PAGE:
Navigation path

Left navigation

Additional tools

Other available languages: FR DE EL ET


Brussels, 7 April 2006

Commission publishes new EU Guidelines on Breast Cancer Screening and Diagnosis

In an effort to improve survival rates from breast cancer across Europe, the Commission has published today the fourth European Guidelines for Quality Assurance of Breast Cancer Screening and Diagnosis. The Guidelines are a benchmark for best practice and have been developed with input from over 200 professionals from 18 Member States (the former EU-15 plus Cyprus, Hungary and Poland) as well as Norway, Switzerland, Israel, Canada and the United States. New issues tackled in this fourth edition include digital mammography and advice for specialist breast units. European Commissioner for Health and Consumer Protection Markos Kyprianou said: “Some 32,000 European deaths from breast cancer could be prevented annually if best practices for mammography screening were adopted across the EU. The impact of the previous editions of the guidelines on the quality of screening has been profound. However, Europe needs to do much more in tackling this disease. I would urge authorities and practitioners everywhere to use these guidelines as a reference tool of best practice.”

Improving chances of effective treatment

Breast cancer is the most prevalent cancer among women in Europe - responsible for 26.5% of all new cancers and 17.5% of cancer deaths in women. These figures are rising due to the increasing age of the female population. Mammography screening can detect breast cancer 3-4 years before symptoms would be noticed by the woman, dramatically improving the chances of effective treatment.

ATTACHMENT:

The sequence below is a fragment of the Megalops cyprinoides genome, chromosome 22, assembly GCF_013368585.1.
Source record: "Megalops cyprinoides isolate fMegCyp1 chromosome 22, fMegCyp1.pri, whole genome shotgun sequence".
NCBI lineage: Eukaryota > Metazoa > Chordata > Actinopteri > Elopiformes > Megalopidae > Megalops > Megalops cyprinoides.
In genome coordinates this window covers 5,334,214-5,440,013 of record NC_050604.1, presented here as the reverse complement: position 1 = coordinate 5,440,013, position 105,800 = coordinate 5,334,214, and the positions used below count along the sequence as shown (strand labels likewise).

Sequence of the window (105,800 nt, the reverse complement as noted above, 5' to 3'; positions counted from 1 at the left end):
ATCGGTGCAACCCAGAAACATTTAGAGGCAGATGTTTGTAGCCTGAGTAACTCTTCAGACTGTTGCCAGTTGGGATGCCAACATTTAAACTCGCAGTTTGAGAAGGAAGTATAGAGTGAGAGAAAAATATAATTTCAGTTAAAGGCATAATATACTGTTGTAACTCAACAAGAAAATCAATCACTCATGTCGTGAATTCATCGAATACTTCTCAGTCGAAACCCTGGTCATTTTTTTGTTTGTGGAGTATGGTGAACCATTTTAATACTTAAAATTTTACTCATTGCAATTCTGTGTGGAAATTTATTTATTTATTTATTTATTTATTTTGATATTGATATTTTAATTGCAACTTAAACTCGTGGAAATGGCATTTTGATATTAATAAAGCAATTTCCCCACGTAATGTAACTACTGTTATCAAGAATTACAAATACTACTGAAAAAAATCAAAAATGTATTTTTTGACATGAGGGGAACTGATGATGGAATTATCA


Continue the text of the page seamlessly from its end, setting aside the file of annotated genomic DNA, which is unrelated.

Raising standards

The European Guidelines aim to raise quality standards by bringing together at EU level the best examples from regional and national breast cancer screening programmes over the last 20 years. Previous editions of the guidelines have been among the top ten best-selling books of the EU bookshop. Manufacturers of breast screening equipment and responsible authorities have responded to previous editions by raising their standards of mammography equipment and imaging to meet European levels.  

The Guidelines have been developed by the European Breast Cancer Network (EBCN), which was co-financed under the Commission’s “Europe against Cancer” programme”. This programme began in 1987 and was among the first Commission actions on public health. Its last funding cycle ran from 1996 to 2002 with a budget of €90.4 million. Main outcomes of the programme include:

  • The development of a world-class database on cancer incidence, mortality, prevalence and survival;
  • The creation of a European code against cancer: Through Commission and Member States’ partnership in pursuing the public health approach set out in the Code 92,000 cancer deaths were avoided each year in the former EU-15;
  • Health promotion actions on smoking prevention among young people (a predecessor to the HELP campaign);
  • Recommendations on screening; and
  • Guidelines on training standards for healthcare professionals.

More information can be found here: From 2003 the Programme was integrated into the Public Health Programme for 2003-2008, which has an annual budget of €59.8m.

An executive summary of the full guideline document is available from today here: 4,000 copies of the full document have been published by the "Office for Official Publications of the European Communities" and will be available by mid-April. (Copies may be ordered from; ISBN: 92-79-01258-4; Catalogue number: ND-73-06-954-EN-C).

Side Bar